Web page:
History and Anthropology

Michael J Francisconi. 21st Century Anthropology: A Reference Handbook. 2010. Sage Publication.

History is both a structured and a dynamic process. The history of history begins with the proposition that it is the telling of history that is important. Objectivity is a specific interpretation that is related to a specific subjective reference point. The social facts a historian deals with are related to dominant but changing social forces that appear dissimilar to people with different points of reference. These social facts and forces are defined in terms of historical trends that are interpreted differently by different historians of the same time period. Historical trends then presuppose that a transformation is happening with these social facts. Changes in the social life of a nation are reflected in the changes in the class structure, and ultimately changes in the productive techniques and social environment.

Human knowledge as expressed by individual psychology develops collectively through growing up and interacting in a social setting in concert with a changing social environment. Even the language that a people speaks is learned through communication within social groupings. The world as we experience it is created out of the way we see our lives and think about our personal active participation in the events of our lives. This, in turn, is at every point a social creation.

We are products of our social upbringing. Our thoughts and ideas are the invention of a specific set of social, cultural, and historical conditions. We learn through the exchange of ideas in the social setting we participate in.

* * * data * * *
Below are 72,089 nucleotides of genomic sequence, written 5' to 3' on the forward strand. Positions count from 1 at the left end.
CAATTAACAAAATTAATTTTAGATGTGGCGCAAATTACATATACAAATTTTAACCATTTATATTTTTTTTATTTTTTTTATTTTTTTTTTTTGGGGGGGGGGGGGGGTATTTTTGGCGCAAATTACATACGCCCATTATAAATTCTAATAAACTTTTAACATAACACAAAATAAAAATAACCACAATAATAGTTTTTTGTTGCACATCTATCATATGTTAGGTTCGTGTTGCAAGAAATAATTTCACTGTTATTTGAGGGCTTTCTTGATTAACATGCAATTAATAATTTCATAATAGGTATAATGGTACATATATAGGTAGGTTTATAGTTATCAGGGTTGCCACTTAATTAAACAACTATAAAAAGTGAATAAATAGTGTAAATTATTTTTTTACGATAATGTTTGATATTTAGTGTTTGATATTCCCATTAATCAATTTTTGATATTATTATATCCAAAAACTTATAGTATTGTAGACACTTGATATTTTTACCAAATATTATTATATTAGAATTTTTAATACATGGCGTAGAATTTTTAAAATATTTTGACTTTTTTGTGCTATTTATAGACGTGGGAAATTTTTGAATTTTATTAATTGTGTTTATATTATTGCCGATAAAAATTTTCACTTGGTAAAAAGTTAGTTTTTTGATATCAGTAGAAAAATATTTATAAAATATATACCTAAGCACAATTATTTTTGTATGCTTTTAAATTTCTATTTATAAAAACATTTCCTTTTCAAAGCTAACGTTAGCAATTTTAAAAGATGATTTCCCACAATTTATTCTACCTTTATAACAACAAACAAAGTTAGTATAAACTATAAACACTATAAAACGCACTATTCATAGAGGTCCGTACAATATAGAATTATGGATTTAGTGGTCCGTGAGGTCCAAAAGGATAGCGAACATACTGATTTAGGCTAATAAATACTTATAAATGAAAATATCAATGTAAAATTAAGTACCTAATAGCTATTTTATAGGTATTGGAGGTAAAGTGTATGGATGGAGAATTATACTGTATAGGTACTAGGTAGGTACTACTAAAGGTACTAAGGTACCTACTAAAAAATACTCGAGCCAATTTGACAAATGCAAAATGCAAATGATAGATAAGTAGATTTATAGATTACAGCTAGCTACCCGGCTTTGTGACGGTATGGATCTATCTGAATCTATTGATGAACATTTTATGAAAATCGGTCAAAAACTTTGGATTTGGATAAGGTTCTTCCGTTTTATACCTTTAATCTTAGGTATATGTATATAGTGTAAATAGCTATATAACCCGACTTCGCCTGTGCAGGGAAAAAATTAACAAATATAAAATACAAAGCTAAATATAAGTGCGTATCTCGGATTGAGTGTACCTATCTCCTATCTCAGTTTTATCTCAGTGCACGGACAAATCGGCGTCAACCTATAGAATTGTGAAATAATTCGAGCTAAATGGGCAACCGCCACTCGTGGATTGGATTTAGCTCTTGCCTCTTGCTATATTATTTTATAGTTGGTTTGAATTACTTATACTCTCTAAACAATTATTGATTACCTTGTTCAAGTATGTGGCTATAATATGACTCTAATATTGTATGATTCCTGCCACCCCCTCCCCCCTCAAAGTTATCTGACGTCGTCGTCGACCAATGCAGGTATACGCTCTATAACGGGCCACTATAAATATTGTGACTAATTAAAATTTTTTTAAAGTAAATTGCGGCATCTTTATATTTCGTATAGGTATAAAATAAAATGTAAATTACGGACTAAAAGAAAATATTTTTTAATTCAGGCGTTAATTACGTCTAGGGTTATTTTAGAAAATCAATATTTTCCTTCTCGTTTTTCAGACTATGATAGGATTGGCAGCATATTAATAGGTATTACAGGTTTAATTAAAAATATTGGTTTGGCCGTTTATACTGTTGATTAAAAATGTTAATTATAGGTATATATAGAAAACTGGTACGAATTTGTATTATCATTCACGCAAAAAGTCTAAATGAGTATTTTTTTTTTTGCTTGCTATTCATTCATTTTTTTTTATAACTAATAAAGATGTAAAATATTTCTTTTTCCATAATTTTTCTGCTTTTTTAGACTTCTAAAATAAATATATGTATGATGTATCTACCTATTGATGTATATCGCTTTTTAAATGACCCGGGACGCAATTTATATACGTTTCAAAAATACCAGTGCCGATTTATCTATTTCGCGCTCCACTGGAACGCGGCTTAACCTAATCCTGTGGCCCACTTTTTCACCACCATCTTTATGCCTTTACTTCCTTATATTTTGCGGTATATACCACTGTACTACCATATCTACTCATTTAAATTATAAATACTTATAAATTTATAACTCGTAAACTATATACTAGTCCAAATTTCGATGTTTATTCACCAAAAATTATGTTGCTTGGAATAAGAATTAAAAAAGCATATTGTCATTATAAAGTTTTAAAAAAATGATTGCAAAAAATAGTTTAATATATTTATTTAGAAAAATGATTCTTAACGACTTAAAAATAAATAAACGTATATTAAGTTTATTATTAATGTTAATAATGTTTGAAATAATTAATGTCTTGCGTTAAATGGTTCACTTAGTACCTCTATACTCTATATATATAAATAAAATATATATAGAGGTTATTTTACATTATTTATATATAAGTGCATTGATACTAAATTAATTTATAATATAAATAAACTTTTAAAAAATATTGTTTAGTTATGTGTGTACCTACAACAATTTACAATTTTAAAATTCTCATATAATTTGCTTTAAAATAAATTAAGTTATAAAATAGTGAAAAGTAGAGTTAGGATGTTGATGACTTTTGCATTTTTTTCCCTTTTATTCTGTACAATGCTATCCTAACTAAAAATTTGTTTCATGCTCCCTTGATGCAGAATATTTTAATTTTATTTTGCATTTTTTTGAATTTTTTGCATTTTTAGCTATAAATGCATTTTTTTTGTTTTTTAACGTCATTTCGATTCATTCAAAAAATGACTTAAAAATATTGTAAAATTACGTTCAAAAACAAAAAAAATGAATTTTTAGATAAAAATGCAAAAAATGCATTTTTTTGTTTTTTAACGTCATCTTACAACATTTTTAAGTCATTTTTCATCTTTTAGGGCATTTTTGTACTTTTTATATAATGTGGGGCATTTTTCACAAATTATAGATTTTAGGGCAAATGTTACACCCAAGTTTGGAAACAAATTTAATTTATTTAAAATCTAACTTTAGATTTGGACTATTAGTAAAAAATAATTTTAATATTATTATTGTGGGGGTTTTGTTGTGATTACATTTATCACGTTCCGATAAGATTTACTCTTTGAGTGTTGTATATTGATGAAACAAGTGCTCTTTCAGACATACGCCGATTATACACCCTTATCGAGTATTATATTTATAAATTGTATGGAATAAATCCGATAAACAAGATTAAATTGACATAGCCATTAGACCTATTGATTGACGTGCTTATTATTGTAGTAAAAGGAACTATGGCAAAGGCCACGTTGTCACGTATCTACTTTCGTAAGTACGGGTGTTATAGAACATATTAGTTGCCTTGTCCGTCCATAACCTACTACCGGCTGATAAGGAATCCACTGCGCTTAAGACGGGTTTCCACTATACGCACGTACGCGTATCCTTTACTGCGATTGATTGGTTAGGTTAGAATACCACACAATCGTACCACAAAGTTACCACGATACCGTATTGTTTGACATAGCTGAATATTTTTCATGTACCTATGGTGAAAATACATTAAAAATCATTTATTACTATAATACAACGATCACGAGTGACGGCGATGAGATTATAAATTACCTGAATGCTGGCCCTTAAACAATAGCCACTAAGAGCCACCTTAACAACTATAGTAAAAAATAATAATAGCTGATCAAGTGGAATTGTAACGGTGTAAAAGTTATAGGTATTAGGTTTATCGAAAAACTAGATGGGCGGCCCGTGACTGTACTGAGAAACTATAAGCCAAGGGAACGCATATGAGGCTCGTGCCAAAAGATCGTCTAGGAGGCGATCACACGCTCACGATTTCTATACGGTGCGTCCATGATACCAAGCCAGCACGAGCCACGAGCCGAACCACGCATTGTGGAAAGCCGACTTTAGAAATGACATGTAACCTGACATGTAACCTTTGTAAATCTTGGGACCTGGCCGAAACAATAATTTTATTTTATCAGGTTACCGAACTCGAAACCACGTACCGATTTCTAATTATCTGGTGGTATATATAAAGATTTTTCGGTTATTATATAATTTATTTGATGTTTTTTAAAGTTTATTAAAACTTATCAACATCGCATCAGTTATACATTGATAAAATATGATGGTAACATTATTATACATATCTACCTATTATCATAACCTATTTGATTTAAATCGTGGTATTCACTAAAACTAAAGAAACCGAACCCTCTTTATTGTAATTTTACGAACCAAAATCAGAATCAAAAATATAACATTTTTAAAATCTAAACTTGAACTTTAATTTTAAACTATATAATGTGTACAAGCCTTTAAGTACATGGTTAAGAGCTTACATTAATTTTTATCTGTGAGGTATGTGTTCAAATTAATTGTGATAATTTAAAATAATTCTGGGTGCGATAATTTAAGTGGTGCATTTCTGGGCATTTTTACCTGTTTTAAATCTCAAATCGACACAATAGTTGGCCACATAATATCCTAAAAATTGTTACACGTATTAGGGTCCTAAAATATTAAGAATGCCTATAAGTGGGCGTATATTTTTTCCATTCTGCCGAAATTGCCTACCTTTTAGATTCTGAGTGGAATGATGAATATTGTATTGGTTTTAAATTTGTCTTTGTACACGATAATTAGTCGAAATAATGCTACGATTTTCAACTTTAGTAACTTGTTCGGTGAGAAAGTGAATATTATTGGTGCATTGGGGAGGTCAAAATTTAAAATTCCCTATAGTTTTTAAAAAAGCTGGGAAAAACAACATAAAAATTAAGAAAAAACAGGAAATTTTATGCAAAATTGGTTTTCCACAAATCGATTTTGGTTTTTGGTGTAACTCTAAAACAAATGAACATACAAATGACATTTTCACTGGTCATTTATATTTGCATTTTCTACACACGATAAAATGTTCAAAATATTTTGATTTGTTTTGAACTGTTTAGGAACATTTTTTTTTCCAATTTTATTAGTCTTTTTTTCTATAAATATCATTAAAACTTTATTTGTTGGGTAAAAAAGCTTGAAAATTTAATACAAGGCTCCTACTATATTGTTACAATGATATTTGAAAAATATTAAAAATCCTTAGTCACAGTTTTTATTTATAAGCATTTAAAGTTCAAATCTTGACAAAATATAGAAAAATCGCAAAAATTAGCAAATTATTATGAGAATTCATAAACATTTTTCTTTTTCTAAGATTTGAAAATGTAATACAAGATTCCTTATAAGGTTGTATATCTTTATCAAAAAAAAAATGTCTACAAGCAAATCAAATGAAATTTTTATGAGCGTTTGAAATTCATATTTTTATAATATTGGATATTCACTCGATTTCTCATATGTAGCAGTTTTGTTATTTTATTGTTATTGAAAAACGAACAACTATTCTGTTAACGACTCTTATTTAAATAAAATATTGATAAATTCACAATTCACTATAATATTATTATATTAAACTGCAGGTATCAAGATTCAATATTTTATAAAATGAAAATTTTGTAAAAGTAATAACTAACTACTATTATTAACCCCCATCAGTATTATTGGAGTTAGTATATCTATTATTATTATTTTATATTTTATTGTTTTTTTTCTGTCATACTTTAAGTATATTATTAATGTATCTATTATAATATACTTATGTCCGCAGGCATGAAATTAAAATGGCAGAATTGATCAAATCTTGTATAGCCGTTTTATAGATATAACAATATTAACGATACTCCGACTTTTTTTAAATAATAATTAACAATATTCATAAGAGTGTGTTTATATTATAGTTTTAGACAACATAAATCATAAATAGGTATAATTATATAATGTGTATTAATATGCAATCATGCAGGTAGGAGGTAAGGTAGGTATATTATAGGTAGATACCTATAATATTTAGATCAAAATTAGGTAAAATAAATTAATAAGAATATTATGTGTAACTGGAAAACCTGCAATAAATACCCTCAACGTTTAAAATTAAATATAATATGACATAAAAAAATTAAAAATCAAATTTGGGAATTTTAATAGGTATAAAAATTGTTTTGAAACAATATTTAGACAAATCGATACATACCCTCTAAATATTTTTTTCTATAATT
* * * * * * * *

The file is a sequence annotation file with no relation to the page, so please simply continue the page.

Each culture within its own historical setting develops a unique worldview. Every culture develops along its own path, with its own thought patterns that are created out of a shared but changing worldview and narration. This is reflected in the way a people responds to events in their world.

Within each society and each ethnic group in that society, different classes often develop different, and sometimes competing, belief arrangements and points of view. Even within classes, different genders and generations develop competing convictions and perspectives. This is true even if people are employing the same symbols and unifying ideologies. These distinctive occurrences in the collective beliefs and attitudes are built on historical paradigms. New sets of assumptions that constitute a way of viewing reality for the community are forged from what is left over from past worldviews, creating an acknowledged understanding that becomes recognized as real. This change develops continuously because life is always changing. Altered circumstances that are lived in the present stand in contrast with past interpretations of life. Because people are active within their social environment, their environment reflects that activity. People interact consciously with their environment. While reacting to their immediate needs, they often create outcomes that have long-term effects. This is in part the nature of social evolution. The result is largely the consequences of our collective actions that are, in fact, unpredicted. This leads to a need for a people to come up with new strategies to come to terms with the changes brought about in the societal ecosystem. History at this point is the story of important modifications.